You can contact LEARNZ, part of CORE Education, at:
PO Box 13 678,
Kia ora koutou,
It has been a challenging start to this year’s Antarctic New Zealand science season with the longest delay in history. Spring storms have grounded many flights. Thankfully you were not affected by this and a break in the weather allowed you to begin your Antarctic adventure.
You had to report to the Antarctica Passenger Terminal in Christchurch at 6.30am to check in. Just like with international travel you had to have all your luggage scanned. The terminal was packed with excited people. Some of these people had been waiting to fly south for over a week. The United States Antarctic Programme and Antarctica New Zealand work together to get scientists to the ice. The US Antarctic Base is only 3 kilometres away from New Zealand’s Scott Base, so your flight had more Americans than kiwis onboard. It was easy to tell where people were from because each country issues Antarcticians with different ECW Extreme Cold Weather clothing. You had to wear this clothing on the flight. It felt awkward waddling onto the plane in heavy insulated boots and waterproof pants but when you arrive in Antarctica you will be glad of all the warm gear.
You were welcomed aboard the C17 aircraft by US Airforce staff who showed you where to sit. These planes are not made for comfort and carry more cargo than people. You had to squeeze into a seat along the side of the aircraft and wear ear plugs to block out the noise of the plane. At least you were given a bag of tasty food to keep you energised during your five-hour flight. Despite the high-pitched noise of the plane’s engines most people managed to catch up on sleep during the flight. There are only four tiny windows on the C17 so later in the flight you frequently made your way to one of these windows looking to get a first glimpse of Antarctica. Finally, a break in the cloud revealed sea ice below. It was amazing to see how far this sea ice extends and see all the cracks in the ice. Eventually the sea ice gave way to a land of ice and mountains.
The ambassadors were allowed a quick trip to the cockpit to meet the pilots and enjoy a view out across northern Victoria Land. It’s easy to forget just how big Antarctica is until you see it from the air. A view of mountains stretched out for miles. You then had to return to your seat and buckle up as you began your descent into McMurdo Sound. It seemed to take forever for the plane to lose height. It is possible for a C17 to make it all the way to Antarctica and still have enough fuel to return to Christchurch if the weather prevents a safe landing. The excited chatter fell quiet as people nervously waited to land. Cloud had rolled in and I began to wonder if we might have to turn back. At last you felt the thud of the plane landing on the ice.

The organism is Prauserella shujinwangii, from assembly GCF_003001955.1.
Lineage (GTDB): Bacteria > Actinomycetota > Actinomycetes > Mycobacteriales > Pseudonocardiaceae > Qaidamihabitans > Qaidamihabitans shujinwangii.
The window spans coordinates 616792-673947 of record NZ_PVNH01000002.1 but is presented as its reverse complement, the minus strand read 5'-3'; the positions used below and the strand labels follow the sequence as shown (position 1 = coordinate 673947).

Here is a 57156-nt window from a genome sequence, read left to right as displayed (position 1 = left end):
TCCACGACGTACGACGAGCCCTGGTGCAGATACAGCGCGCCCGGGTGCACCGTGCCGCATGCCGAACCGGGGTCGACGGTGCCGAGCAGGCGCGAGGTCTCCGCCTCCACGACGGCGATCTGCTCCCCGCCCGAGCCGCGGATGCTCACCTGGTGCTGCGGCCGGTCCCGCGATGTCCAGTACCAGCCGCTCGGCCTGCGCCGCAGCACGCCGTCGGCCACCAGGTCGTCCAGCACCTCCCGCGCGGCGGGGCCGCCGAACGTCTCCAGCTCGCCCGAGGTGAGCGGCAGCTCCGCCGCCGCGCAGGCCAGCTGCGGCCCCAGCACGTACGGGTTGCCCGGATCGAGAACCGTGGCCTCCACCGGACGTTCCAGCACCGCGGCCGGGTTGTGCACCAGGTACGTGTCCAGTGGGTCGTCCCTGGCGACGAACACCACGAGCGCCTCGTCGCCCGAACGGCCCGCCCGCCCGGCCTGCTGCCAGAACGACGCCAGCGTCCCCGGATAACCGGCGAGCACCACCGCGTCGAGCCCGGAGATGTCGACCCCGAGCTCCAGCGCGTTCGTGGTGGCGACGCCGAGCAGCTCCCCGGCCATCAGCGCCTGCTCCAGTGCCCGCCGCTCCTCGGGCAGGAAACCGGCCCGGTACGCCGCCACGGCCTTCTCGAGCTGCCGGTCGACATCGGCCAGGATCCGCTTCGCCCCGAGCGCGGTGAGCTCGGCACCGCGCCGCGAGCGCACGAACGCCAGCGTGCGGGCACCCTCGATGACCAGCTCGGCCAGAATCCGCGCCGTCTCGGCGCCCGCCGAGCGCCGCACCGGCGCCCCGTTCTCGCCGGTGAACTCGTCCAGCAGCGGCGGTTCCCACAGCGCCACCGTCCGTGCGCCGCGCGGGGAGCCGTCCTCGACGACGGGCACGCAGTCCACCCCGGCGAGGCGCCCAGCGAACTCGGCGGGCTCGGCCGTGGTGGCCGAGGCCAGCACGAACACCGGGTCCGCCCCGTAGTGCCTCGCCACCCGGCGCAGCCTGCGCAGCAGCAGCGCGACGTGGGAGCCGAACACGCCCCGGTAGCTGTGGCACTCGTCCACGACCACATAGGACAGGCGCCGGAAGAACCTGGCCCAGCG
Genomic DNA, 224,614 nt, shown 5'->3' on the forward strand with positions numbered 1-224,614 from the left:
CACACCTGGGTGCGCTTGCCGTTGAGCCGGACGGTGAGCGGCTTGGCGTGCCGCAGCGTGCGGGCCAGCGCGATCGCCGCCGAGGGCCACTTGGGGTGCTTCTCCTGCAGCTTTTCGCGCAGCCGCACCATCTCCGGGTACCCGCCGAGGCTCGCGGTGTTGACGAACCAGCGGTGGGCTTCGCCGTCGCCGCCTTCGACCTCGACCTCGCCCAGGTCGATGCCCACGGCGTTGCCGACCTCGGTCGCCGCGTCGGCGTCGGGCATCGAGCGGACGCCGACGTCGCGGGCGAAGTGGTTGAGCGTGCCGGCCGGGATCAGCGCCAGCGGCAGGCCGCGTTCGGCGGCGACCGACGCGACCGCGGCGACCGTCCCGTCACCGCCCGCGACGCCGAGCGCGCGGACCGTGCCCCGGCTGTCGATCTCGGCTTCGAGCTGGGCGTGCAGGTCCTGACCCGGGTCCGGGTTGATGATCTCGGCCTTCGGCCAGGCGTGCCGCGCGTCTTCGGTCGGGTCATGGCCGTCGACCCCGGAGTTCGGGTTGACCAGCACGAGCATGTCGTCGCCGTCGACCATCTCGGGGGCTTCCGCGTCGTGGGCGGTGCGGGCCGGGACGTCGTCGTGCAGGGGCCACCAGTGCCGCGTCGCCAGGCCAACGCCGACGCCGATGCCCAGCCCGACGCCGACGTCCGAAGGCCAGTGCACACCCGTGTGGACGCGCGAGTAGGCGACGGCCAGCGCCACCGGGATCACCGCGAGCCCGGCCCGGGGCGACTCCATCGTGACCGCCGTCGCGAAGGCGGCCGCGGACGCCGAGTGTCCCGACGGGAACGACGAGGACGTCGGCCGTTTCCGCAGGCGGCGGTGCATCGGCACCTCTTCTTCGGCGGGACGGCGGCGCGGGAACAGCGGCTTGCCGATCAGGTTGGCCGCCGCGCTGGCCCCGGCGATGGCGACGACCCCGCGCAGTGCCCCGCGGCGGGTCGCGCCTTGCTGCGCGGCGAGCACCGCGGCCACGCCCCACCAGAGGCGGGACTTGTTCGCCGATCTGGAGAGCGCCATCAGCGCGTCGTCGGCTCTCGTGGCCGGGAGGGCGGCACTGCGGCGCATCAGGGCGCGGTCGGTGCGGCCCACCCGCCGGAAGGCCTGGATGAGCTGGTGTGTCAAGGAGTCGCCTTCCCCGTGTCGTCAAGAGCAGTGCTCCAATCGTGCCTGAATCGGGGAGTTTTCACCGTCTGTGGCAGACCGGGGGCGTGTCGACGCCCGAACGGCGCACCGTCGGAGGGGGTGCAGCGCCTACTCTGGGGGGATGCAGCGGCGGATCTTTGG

It was such a relief to leave the cramped and noisy plane and step out on to the ice. The snow squeaked beneath your boots and the cold air stung your face as you were escorted across the ice to a bus. It was minus 6 degrees Celsius, but the wind made it feel far colder. It was hard to see where the white ice ended and the sky began as everything was white. It would be so easy to get lost in conditions like this and it made me realise just how lucky we were to be able to land. You were rushed onto a purpose-built bus with massive tyres, so the next plane could land. The windows in the bus quickly misted over. You couldn’t see anything as you bumped your way across the ice to Ross Island. After about half an hour you reached Scott Base. This is New Zealand’s permanent scientific base and it will be your home for the next week. You were welcomed on to the base and given a tour. Each person was assigned to a bunkroom. You met the three other people you will be sharing a room with and unpacked your gear.
After such a long day of travel everyone was keen to get to the mess hall ready for a delicious meal. Scott Base is known for providing fantastic food and it was hard to resist seconds. It was an incredible feeling looking out from the base lounge window across the icy wilderness of Antarctica. Before you can get out and explore this amazing place you will have to complete your Antarctic field training. Until then you aren’t allowed to leave the base. The sun does not set at this time of year, so it was surprising to find out how late it was. Luckily each bunkroom has shutters on the window to block out the light, so you can still get a good night’s sleep.
See you at Antarctic Field Training tomorrow.
Shelley the LEARNZ field trip teacher.
The ambassadors wait for their flight to Antarctica in the Antarctic Passenger Terminal in Christchurch. Image: LEARNZ.
Shelley is about to board the C17 Globemaster aircraft destined for Antarctica. Image: LEARNZ.
Looking from the front to the back of the C17 aircraft. These planes aren't built for comfort but can carry lots of cargo. Image: LEARNZ.
Shelley and the ambassadors settle in for the five hour flight to McMurdo Sound in Antarctica. Image: LEARNZ.
As the cloud cleared you could see huge areas of sea ice as you approached Antarctica. Image: LEARNZ.
You could see miles and miles of mountains as you crossed northern Victoria Land on the way to McMurdo Sound. Image: LEARNZ.
Shelley arrives in Antarctica ready to travel across the ice to Scott Base. Image: LEARNZ.
Cargo is unloaded from the C17 aircraft so it can be taken to either Scott Base or McMurdo Station. Image: LEARNZ.
Passengers walk to a purpose-built vehicle which will drive across the ice to Scott Base. Image: LEARNZ.
Welcome to Scott Base, New Zealand's scientific base in Antarctica. This will be your home for the week. Image: LEARNZ.